Mental Training > Playing Solitaire

According to one source, there are over 8,000 competitive sports defined as activities that require physical activity and are competitive. Of these, a number have players that don’t directly oppose one another but they all play at the same time to the same set of rules. Among those sports are golf, archery, equestrian sports and shooting.

In many respects, sports of this nature are a peculiar hybrid. Some are scored by the judges while sports like shooting have readily definable ways of seeing who wins and who loses (or ties). What they don’t have is someone whose job is to win by making sure you don’t.

But is it really true there is no opposition?

In a real sense, it is true, but anyone who has competed in a shotgun match will tell you there is something out there that seems to want you to lose. That someone, as Pogo says, is you.

The main culprit is match stress. Entering a match means you are at the mercy of a number of well-known forces. These include social stresses, problems dealing with the unknown future and your mental and physical skills. Unlike a lot of practice regimens, competition puts the shooter into an environment both familiar and peculiar to the immediate here-and-now that can surprise even the best-prepared shooter.

Sports such as shooting or golf are often characterized as dealing with your own strengths and weaknesses. The implication is if you can just get better, you will compete at a higher level. The problem with such advice is that a) “getting better” usually refers to getting a better score, not a better performance and b) the underlying issues causing the stress for this kind of competition is never addressed.

One of the main differences between sports that have opposition and those who don’t is that winning relies, to some extent, on how you react to your opponent. The skill, training, endurance, etc. of the opponent effectively narrows the responses you have and if your responses are inadequate, you lose. While you have your own set of skills to bring, you are not the only one who has a say in the game.

Sports like shotgun shooting are much more shaped by the rules of the game. Your score depends on your ability to hit the target. While presentation and a few environmental vagaries have some influence, mostly it is up to you to shoot the target. There are limits to the number of possibilities that can occur in a target presentation, and games like skeet try to limit them as much as possible.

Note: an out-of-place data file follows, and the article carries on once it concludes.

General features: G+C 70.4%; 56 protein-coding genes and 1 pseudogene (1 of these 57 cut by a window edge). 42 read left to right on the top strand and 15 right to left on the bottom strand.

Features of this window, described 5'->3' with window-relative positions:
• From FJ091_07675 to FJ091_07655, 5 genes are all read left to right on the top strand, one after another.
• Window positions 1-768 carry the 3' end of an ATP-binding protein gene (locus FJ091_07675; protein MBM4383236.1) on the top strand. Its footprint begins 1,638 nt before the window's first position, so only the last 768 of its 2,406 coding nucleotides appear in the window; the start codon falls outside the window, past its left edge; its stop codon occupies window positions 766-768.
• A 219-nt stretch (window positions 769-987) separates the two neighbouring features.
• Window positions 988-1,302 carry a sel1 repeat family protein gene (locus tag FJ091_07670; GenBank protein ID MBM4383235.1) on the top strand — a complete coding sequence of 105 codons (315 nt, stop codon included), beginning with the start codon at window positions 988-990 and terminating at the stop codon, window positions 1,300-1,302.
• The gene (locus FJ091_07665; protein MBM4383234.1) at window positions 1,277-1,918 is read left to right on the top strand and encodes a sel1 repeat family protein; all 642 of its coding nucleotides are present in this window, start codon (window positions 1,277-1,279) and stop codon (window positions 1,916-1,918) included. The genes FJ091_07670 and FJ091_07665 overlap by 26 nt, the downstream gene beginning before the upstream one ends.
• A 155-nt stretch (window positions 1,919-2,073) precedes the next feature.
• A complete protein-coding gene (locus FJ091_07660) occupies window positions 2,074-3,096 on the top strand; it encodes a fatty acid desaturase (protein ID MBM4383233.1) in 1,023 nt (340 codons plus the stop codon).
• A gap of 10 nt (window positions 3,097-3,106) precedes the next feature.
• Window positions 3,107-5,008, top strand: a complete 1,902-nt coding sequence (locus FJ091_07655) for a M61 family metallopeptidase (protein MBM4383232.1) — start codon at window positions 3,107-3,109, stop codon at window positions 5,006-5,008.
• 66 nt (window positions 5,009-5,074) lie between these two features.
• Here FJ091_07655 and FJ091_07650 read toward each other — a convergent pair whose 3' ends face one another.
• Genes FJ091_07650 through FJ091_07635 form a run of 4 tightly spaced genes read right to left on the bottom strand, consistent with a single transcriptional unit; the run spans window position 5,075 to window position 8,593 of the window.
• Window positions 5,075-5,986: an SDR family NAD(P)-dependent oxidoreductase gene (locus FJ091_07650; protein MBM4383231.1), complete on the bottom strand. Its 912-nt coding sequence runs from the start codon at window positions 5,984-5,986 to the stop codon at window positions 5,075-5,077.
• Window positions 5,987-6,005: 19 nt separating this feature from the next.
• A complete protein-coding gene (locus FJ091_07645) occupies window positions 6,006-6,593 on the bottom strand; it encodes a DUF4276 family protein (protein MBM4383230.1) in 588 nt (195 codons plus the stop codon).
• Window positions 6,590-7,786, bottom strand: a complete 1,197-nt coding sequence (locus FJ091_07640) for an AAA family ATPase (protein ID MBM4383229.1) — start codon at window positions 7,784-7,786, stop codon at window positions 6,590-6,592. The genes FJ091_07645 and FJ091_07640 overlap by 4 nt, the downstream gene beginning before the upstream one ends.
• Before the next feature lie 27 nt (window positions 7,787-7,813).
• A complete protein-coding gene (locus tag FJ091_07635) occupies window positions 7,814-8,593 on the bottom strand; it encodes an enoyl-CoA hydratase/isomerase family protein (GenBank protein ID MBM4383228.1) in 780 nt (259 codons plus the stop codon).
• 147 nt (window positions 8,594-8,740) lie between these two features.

So, it is easy, right? You should just be able to shoot your average every time and place accordingly.

That, of course, is not what happens.

Just because you can’t see an opponent doesn’t mean there isn’t one. The meme that you are competing with yourself is very true, but it is not that simple. Competition upsets one of the primary balancing acts in the human brain.

Putting it simply, we all grow up in a social community that is based on some sort of hierarchy. From the beginning of our lives we interact with others and learn to estimate where and how we fit in. There are rules, often unwritten, that we learn to navigate this social environment and teach us how to move in and out of the various parts. The most optimal place is also the most stress-free place. When we change, there are rules we can follow to do so and we can predict the amount of stress we have to endure.

This means we automatically make choices about our roles with others based on our prior experience and moral compasses. Not that we don’t strive; we all do and many of us reach new heights and goals in the process, but when this happens, there is always a driving force. Most of us only have to make those kinds of decisions a few times in our life.

Enter sports competition.

My friend Dave and I shoot every week at our local sporting clays course. We have a lot of fun, talk about things and even compete a little. But we never keep score, and we don’t follow the rules for each station because we are just there to socialize and have fun. I look forward to each session, and we have only missed shooting together a few times since we started. We are not competing.

We are competitive, however, and there is a difference. We can’t seem to help it and therein lies one of the reasons why shooting in competitions engenders stress. Dave and I will challenge each other, but we don’t keep score. It is part of our socialization.

On the other hand, straightforward competition is not a very social act, especially when it is isolated from the rest of our lives.

To give an example: I am a commissioner for our local fire district. It is an elected position, and I was recently re-elected to a five-year term. The election made me very anxious to the point that I gave a small speech at the last meeting telling the other commissioners how much I appreciated working with them and how this may have been the only time I could tell them that because I might lose the election.

They started smiling because I was running unopposed. There was no way I would lose, yet my brain told me there was a possibility it could happen and no amount of logic could sway these fears.